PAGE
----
“urgent humanitarian reasons” or “significant public benefit,” but parole is not an “admission” for INA
purposes.
An adjustment applicant must also be eligible to receive an immigrant visa that is immediately available
at the time of the application, and the applicant must be admissible to the United States for permanent
residence. Additionally, INA § 245(c) bars certain classes of aliens from adjustment of status, including
aliens in “unlawful immigration status” at the time of the application or those who failed “to maintain
continuously a lawful status” since entering the United States. But the § 245(c) bar does not apply to
“immediate relatives” (e.g., a spouse) of petitioning U.S. citizens, “special immigrants” (e.g., certain
abused or abandoned juveniles), or aliens whose visa petitions were filed on or before April 30, 2001.
Temporary Protected Status (TPS)
Under INA § 244, DHS, in consultation with the State Department, may designate a country for TPS if (1)
there is an armed conflict preventing the safe return of nationals from that country; (2) there has been an
environmental disaster in the country that substantially disrupts living conditions in the area affected; or
(3) there are “extraordinary and temporary conditions” in the country that prevent alien nationals from
safely returning. An alien from a country designated for TPS may be permitted to remain and work in the
United States for the period in which the TPS designation is in effect, even if the alien had entered the
United States unlawfully. An alien seeking TPS must have been physically present in the United States
since the date of his or her country’s TPS designation, and the alien must meet certain other criteria.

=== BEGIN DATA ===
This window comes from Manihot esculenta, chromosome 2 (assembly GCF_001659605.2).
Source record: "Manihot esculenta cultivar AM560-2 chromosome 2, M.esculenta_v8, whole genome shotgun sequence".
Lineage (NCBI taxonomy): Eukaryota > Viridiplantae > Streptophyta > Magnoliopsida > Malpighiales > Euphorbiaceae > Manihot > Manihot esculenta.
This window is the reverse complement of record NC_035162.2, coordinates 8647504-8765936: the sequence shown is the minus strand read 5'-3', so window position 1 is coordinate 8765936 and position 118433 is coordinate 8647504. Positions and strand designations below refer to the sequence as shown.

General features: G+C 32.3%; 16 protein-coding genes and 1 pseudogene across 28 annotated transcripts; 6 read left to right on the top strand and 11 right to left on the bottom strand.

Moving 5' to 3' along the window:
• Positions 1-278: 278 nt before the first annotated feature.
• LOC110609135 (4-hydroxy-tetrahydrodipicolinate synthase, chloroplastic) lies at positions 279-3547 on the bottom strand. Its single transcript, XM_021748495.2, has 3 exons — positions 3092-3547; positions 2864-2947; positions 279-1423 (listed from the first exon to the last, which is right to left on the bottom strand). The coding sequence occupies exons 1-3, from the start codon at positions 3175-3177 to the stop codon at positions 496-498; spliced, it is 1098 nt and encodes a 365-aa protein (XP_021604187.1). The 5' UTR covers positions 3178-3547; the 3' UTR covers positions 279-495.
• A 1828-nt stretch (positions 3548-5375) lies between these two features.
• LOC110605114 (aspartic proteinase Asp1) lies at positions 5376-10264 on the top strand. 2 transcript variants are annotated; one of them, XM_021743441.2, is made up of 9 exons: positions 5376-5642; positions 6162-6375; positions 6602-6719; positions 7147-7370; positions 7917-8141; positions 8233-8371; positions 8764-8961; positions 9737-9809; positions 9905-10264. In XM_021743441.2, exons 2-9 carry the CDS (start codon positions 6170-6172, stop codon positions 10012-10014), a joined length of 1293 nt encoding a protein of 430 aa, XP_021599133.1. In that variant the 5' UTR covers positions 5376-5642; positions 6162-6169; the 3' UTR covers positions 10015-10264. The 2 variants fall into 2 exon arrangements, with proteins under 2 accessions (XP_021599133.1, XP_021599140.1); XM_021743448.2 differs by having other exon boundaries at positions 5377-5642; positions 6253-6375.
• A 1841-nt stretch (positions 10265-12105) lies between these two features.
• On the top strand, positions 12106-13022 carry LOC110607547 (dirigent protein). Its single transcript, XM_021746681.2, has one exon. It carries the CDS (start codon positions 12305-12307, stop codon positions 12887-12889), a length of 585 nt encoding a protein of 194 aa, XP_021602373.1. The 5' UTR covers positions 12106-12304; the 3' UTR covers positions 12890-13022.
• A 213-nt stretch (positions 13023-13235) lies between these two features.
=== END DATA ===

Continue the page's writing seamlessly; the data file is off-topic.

Those granted TPS are permitted to travel abroad and return to the United States with the prior consent of
the DHS Secretary.
INA § 244(f)(4) provides that, for purposes of adjustment of status, a TPS holder “shall be considered as
being in, and maintaining, lawful status as a nonimmigrant” during the period in which the alien has TPS.
A nonimmigrant is an alien admitted temporarily to the United States for a specified purpose (e.g., a
temporary worker). USCIS has interpreted § 244(f)(4) to mean that a TPS recipient, who would otherwise
accrue unlawful status during the TPS period were it not for having TPS (e.g., because the period of stay
authorized by his nonimmigrant visa expired), is not subject to INA § 245(c)’s bar to adjustment of status
for aliens in unlawful immigration status or who failed to maintain lawful status. But according to USCIS,
§ 244(f)(4) does not cure any prior period of unlawful status that had accrued before the grant of TPS.
Thus, based on USCIS’s interpretation, a TPS holder who had an accrued unlawful presence in the United
States before receiving TPS is subject to § 245(c)’s adjustment of status bar for failure to maintain lawful
status (unless the alien falls within one of the exempted classes of individuals, including immediate
relatives of U.S. citizens).
As noted, an adjustment applicant must also show under INA § 245(a) that the applicant had been